Why you'd want to live in Hebron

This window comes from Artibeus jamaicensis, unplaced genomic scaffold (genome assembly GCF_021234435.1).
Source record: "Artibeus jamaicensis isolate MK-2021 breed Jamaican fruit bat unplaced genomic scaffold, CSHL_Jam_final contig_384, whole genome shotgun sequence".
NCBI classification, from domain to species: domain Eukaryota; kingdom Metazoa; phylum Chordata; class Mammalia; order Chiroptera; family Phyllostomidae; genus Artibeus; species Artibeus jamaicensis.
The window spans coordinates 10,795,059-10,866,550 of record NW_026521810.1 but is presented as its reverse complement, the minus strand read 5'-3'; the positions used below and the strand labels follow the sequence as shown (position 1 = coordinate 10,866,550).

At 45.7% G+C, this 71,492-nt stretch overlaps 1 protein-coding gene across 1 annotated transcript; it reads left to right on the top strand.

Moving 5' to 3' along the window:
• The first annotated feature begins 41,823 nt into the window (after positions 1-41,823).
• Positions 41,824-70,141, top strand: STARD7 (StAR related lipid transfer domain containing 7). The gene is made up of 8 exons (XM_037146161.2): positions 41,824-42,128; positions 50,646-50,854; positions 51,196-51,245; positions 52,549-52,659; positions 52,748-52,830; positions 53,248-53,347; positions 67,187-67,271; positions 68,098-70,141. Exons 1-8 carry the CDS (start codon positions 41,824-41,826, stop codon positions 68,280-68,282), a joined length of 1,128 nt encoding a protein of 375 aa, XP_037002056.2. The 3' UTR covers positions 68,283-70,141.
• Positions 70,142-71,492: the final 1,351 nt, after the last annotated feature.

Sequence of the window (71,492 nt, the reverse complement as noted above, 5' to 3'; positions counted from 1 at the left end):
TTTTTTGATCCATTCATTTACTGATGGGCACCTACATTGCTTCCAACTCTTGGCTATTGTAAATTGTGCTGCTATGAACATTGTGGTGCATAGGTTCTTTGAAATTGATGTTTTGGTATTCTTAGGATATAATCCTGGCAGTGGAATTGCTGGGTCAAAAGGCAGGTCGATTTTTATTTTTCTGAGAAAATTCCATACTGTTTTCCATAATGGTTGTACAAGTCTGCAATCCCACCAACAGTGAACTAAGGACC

The first settler to Hebron was Judge Jesse Johnson (1st Judge of the Porter County Probate Court. The area of Hebron was an open prairie interspersed with small groves of trees. The prairie was about 2.5 miles (4.0 km) long by 0.75 miles (1.21 km) wide. About 0.5 miles (0.80 km) south was the Potawatomi village of Hauakiki. Locally the village was called “Indian Town.” The area chosen for settlement was referred to as “The Corners” as this was where two roads crossed. Hebron was laid out in 1841. The first homes were of log construction. In 1849, Mr. McCune built the “Tavern” as the first frame structure. The tavern continued in use as a tavern until 1936. In 1838, a Rev. Hannan organized the Bethlehem Church of Associate Reform Presbyterians. Later the church changed its name from “Bethlehem” to “Hebron.” In 1845, Rev. Blain of the Hebron Church of Associate Reform Presbyterians petitioned for a post office named after his church. The post office was established that year and the town got its name. In 1849, 1852, 1855, and 1864 lots were laid out to the west and south of the “The Corners.” It took the construction of the Pittsburgh, Cincinnati, Chicago and St. Louis Railroad in 1863 to open the town to growth. Completed just to support the Union effort during the American Civil War, the railroad spurred growth after the war ended. Hebron became a gateway to the rich hunting grounds of the Grand Kankakee Marsh. The community was granted status as a “Town” on March 5, 1890. The advent of the draining of the Grand Kankakee Marsh in 1890 increased the traffic and the population of the entire area. Another spurt of growth occurred from 1900-1912 when the Hebron Opera House was built. By 1936, three passenger trains a day passed through Hebron headed for Chicago, making access to world markets possible.